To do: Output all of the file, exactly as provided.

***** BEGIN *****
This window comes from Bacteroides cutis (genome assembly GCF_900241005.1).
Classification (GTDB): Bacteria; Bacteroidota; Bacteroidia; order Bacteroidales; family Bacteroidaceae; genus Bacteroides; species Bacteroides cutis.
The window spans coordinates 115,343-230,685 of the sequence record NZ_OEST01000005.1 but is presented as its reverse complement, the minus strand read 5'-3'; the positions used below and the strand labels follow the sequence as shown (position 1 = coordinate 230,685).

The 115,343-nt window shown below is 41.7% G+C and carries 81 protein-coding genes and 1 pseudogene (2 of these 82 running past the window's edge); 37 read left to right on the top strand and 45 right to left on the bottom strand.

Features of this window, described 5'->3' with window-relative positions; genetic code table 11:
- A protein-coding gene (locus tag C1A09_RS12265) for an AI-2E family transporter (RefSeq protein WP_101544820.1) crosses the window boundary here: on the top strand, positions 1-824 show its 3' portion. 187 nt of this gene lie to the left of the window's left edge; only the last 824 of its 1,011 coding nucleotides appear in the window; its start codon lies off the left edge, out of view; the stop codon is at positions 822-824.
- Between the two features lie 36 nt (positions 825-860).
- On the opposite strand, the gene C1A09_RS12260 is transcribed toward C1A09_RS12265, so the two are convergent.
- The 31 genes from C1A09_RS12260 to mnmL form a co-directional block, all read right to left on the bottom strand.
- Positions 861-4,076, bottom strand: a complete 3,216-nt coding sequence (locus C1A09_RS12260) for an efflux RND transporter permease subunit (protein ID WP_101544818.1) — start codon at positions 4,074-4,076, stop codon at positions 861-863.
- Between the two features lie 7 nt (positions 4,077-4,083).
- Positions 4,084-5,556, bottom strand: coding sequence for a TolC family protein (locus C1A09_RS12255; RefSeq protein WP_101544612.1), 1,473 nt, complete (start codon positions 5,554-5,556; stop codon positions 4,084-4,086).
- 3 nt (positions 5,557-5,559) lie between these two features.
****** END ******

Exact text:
This window comes from Bacteroides cutis (genome assembly GCF_900241005.1).
Classification (GTDB): Bacteria; Bacteroidota; Bacteroidia; order Bacteroidales; family Bacteroidaceae; genus Bacteroides; species Bacteroides cutis.
The window spans coordinates 115,343-230,685 of the sequence record NZ_OEST01000005.1 but is presented as its reverse complement, the minus strand read 5'-3'; the positions used below and the strand labels follow the sequence as shown (position 1 = coordinate 230,685).

The 115,343-nt window shown below is 41.7% G+C and carries 81 protein-coding genes and 1 pseudogene (2 of these 82 running past the window's edge); 37 read left to right on the top strand and 45 right to left on the bottom strand.

Features of this window, described 5'->3' with window-relative positions; genetic code table 11:
- A protein-coding gene (locus tag C1A09_RS12265) for an AI-2E family transporter (RefSeq protein WP_101544820.1) crosses the window boundary here: on the top strand, positions 1-824 show its 3' portion. 187 nt of this gene lie to the left of the window's left edge; only the last 824 of its 1,011 coding nucleotides appear in the window; its start codon lies off the left edge, out of view; the stop codon is at positions 822-824.
- Between the two features lie 36 nt (positions 825-860).
- On the opposite strand, the gene C1A09_RS12260 is transcribed toward C1A09_RS12265, so the two are convergent.
- The 31 genes from C1A09_RS12260 to mnmL form a co-directional block, all read right to left on the bottom strand.
- Positions 861-4,076, bottom strand: a complete 3,216-nt coding sequence (locus C1A09_RS12260) for an efflux RND transporter permease subunit (protein ID WP_101544818.1) — start codon at positions 4,074-4,076, stop codon at positions 861-863.
- Between the two features lie 7 nt (positions 4,077-4,083).
- Positions 4,084-5,556, bottom strand: coding sequence for a TolC family protein (locus C1A09_RS12255; RefSeq protein WP_101544612.1), 1,473 nt, complete (start codon positions 5,554-5,556; stop codon positions 4,084-4,086).
- 3 nt (positions 5,557-5,559) lie between these two features.